The 1903-S Half Dollar is a typical date in the series -- not particularly rare; affordable; and easy to find in most grades. In terms of production quality, two issues will vex the collector: the strike is sometimes weak on the upper right corner of the shield and on the eagle's wing in that area; and, on many examples, particularly those in high grade, roller marks can be seen on one or both sides. Roller marks arise from the planchet manufacturing process. To produce planchets, bars and strips of silver are squeezed between rollers until they reach the proper thickness. Any defects or wear lines on the rollers will transfer to the metal itself. If, during the striking process, the pressure is set too low, the transferred lines and defects will not be obliterated. Not all 1903-S Half Dollars have roller marks, and some of the best examples have them. Not unexpectedly, the coins with roller marks will often have a weaker-than-optimum strike. Given the option (assuming it is even available), collectors should choose fully-struck examples as free of roller marks as possible.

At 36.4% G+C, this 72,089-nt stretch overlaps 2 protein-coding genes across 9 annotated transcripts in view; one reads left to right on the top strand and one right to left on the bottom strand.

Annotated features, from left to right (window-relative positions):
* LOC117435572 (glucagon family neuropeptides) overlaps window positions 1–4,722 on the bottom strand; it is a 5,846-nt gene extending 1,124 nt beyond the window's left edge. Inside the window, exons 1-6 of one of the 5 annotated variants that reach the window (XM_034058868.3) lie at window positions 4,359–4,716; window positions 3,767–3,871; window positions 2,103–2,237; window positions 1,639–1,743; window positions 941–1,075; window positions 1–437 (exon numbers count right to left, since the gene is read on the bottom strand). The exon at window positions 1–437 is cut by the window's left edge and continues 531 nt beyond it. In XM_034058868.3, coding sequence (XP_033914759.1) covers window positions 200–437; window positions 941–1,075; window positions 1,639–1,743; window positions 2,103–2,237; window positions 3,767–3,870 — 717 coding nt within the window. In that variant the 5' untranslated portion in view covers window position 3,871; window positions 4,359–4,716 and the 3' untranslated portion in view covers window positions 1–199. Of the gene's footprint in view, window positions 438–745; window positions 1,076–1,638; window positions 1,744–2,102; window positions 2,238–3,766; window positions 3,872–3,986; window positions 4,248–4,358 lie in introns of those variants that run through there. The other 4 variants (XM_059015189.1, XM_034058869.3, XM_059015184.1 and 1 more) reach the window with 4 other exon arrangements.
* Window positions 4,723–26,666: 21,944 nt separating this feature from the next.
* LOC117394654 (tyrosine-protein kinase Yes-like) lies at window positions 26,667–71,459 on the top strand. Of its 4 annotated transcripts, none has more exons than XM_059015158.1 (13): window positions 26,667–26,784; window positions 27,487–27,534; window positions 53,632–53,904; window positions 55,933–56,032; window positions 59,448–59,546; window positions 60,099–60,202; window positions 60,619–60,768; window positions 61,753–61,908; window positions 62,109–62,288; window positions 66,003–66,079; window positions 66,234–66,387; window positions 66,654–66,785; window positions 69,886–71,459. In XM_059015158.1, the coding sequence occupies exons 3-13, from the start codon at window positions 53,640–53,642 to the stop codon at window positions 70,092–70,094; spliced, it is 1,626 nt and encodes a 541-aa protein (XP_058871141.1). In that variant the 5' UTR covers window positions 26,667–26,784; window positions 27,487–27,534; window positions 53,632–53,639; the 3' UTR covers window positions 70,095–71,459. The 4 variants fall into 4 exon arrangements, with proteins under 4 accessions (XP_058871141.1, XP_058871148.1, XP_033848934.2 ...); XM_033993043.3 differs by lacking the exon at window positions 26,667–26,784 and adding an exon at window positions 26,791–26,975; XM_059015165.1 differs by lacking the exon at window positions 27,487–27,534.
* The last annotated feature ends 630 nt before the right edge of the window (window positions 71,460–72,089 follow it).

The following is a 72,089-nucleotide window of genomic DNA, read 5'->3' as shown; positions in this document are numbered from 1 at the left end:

The finest 1903-S Half Dollar is the PCGS MS68 example from the Eliasberg Collection (there catalogued as a raw MS66). Collector J.M. Clapp obtained the coin directly from the San Francsico Mint in 1903.